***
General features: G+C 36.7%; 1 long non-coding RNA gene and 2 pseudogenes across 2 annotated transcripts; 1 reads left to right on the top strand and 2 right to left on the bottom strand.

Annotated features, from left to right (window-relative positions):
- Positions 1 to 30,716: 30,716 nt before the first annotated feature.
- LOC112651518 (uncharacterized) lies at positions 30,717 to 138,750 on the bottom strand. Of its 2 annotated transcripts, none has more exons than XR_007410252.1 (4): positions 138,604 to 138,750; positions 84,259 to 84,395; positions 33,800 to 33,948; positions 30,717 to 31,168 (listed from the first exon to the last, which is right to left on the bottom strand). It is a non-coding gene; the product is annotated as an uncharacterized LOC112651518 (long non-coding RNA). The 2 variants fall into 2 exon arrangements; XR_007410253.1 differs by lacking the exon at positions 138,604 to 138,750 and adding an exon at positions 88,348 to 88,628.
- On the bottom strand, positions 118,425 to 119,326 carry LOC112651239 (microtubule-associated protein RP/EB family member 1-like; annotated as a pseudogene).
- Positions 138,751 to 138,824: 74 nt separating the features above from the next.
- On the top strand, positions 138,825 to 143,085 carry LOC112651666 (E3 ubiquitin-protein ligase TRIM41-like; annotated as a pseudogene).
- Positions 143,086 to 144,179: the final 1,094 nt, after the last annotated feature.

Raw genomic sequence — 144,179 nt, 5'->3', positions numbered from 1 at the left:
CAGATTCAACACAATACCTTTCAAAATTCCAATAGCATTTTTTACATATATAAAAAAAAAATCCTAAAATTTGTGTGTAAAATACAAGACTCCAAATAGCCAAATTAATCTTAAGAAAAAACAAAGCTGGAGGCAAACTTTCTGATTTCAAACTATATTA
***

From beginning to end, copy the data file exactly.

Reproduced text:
General features: G+C 36.7%; 1 long non-coding RNA gene and 2 pseudogenes across 2 annotated transcripts; 1 reads left to right on the top strand and 2 right to left on the bottom strand.

Annotated features, from left to right (window-relative positions):
- Positions 1 to 30,716: 30,716 nt before the first annotated feature.
- LOC112651518 (uncharacterized) lies at positions 30,717 to 138,750 on the bottom strand. Of its 2 annotated transcripts, none has more exons than XR_007410252.1 (4): positions 138,604 to 138,750; positions 84,259 to 84,395; positions 33,800 to 33,948; positions 30,717 to 31,168 (listed from the first exon to the last, which is right to left on the bottom strand). It is a non-coding gene; the product is annotated as an uncharacterized LOC112651518 (long non-coding RNA). The 2 variants fall into 2 exon arrangements; XR_007410253.1 differs by lacking the exon at positions 138,604 to 138,750 and adding an exon at positions 88,348 to 88,628.
- On the bottom strand, positions 118,425 to 119,326 carry LOC112651239 (microtubule-associated protein RP/EB family member 1-like; annotated as a pseudogene).
- Positions 138,751 to 138,824: 74 nt separating the features above from the next.
- On the top strand, positions 138,825 to 143,085 carry LOC112651666 (E3 ubiquitin-protein ligase TRIM41-like; annotated as a pseudogene).
- Positions 143,086 to 144,179: the final 1,094 nt, after the last annotated feature.

Raw genomic sequence — 144,179 nt, 5'->3', positions numbered from 1 at the left:
CAGATTCAACACAATACCTTTCAAAATTCCAATAGCATTTTTTACATATATAAAAAAAAAATCCTAAAATTTGTGTGTAAAATACAAGACTCCAAATAGCCAAATTAATCTTAAGAAAAAACAAAGCTGGAGGCAAACTTTCTGATTTCAAACTATATTA